By Bridgett Hernandez
Whitko School Board of Trustees met with administrators for a joint work session Feb. 6 to discuss next steps for the upcoming consolidation of the high school and middle school.
In January, the board voted 3-2 to reconfigure 7th-12th grade students at the South Whitley campus starting the 2018-2019 school year.
However, school board members now say that the motion only specified a location for the 2018-2019. According to school board vice president Carrie Hoffman (District 2), the board ultimately wants the consolidated school to be located at the Larwill campus.
So why move middle school students to South Whitley if the ultimate goal is to locate in Larwill?
According to school board president Jorell Tucker, the initial move “easily could have went to Larwill,” but if financing wasn’t secured for updating the Larwill campus, the school corporation would have been stuck shuffling students between the school in Larwill and the athletic facilities in South Whitley.
“We would have had to transport back and forth between the Larwill and South Whitley campus where we already have a competition gym, a football stadium, baseball fields, soccer fields, softball field, [etc.],” he said.
Now, Whitko is exploring options to secure that financing.
“We’re exploring all options with securing the funding for a truly centralized campus being at the Larwill site, but we can’t go forward with that unless we have the financing to supported by the taxpayers,” Tucker said.
Those options include the petition and remonstrance process or referendum.
“You’re looking at millions of dollars to do what needs to be done,” he said.
Some parents have expressed confusion and frustration at the school board’s approach to consolidation. Brian Hartman, of Pierceton, addressed the school board members and administrators with a presentation at the work session.
Hartman spoke on behalf of the Future of Whitko Schools Support Group. The group started on Facebook and has held its own meetings since the school board’s vote in January. Members are mostly from the north part of the school district.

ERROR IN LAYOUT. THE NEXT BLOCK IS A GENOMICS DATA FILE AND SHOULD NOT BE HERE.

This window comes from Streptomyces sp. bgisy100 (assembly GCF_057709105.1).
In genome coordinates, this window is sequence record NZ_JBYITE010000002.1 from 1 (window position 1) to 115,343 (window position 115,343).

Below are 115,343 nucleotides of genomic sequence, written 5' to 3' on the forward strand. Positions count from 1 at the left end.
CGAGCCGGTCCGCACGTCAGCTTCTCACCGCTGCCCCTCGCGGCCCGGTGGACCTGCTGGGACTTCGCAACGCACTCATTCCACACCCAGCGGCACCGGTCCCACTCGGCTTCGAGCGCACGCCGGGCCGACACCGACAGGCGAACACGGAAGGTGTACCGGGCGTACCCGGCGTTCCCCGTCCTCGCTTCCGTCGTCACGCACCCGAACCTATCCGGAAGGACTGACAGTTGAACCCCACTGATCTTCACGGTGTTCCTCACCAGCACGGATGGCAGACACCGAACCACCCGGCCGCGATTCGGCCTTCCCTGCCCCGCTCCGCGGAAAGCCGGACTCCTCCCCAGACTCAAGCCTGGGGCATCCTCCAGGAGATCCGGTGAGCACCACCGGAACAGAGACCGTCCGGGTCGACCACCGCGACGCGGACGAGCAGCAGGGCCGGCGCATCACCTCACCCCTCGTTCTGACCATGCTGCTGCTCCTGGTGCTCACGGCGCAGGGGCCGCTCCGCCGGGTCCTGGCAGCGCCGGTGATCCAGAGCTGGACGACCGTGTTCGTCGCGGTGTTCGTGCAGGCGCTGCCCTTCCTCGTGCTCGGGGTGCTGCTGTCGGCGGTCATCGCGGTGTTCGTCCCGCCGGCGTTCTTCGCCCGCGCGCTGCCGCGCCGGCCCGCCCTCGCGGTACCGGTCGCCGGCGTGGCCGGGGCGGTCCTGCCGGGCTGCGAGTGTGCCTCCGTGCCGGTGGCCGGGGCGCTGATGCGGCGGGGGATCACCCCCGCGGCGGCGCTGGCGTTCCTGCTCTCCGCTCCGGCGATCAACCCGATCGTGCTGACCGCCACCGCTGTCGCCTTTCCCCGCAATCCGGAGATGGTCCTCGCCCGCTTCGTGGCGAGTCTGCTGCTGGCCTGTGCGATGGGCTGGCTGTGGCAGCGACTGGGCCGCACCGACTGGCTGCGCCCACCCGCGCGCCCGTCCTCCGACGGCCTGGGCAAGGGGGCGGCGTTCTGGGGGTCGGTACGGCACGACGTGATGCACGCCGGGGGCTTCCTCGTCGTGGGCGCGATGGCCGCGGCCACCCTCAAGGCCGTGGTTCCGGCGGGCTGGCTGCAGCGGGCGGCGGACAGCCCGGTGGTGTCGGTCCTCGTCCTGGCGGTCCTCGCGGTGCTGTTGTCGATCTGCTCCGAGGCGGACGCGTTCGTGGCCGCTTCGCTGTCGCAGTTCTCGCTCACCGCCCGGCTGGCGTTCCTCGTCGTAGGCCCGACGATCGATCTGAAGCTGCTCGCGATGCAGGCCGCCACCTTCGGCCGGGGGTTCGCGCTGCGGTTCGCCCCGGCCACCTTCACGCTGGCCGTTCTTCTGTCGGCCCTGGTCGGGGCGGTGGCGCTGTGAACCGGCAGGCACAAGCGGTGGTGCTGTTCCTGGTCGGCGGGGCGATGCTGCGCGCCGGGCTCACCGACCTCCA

Noting that Whitko has the highest tax rate of surrounding school districts, Hartman said a referendum would be unlikely to gain taxpayer support.
He would like to see the school board members revisit their vote to consolidate at the South Whitley campus or at least add language that specifies that it is a temporary answer and that the long-term goal is a Larwill campus.
“It is in the best interest of the entire school corporation to rethink this Jan. 15 decision. Re-vote it and get it corrected,” he said.
Parents raise concerns
Parents have also raised concerns about the level of safety that the South Whitley campus and the modular buildings that will house students will provide. In his presentation, Hartman noted that while the Larwill campus is ADA compliant, the South Whitley campus is not.
“If this was your child who was struggling, how upset would you be knowing there is a facility that could accommodate your child’s needs, yet the decision was made to boldly turn a blind eye to it?” Hartman asked the school board members and administrators.
Christi Gaerte, of Pierceton, has a ninth grade student at Whitko High School. The student recently suffered a broken leg and uses a wheelchair to get around. The student said getting around the school is a challenge because the wheelchair ramps are steep and hard to navigate.
Gaerte said she’s not against the consolidation or location; she just wants a safe environment for students.
“I think [the consolidation is] a great financial move for our corporation. It’s a logical step. I could care less if it was in South Whitley or it was in Larwill as long as it was the building that was safest for my child,” she said.
Patti Draper, of Larwill, has a sixth grade student at Whitko Middle School. Additionally, her daughter graduated from Whitko High School in 2012. Her daughter started using a wheelchair when she was a junior because of a neuro-muscular disease.
Even though she doesn’t have a child in the school who is mobility impaired, she remembers how her daughter struggled. She needed assistance to navigate the wheelchair ramps and lifts to get between classes.
“She lost her sense of independence,” Draper said.
She feels like the school board’s attention is focused on Whitko sports facilities, not “the bigger picture.”
“They’re not thinking about the safety and accessibility for everyone,” she said.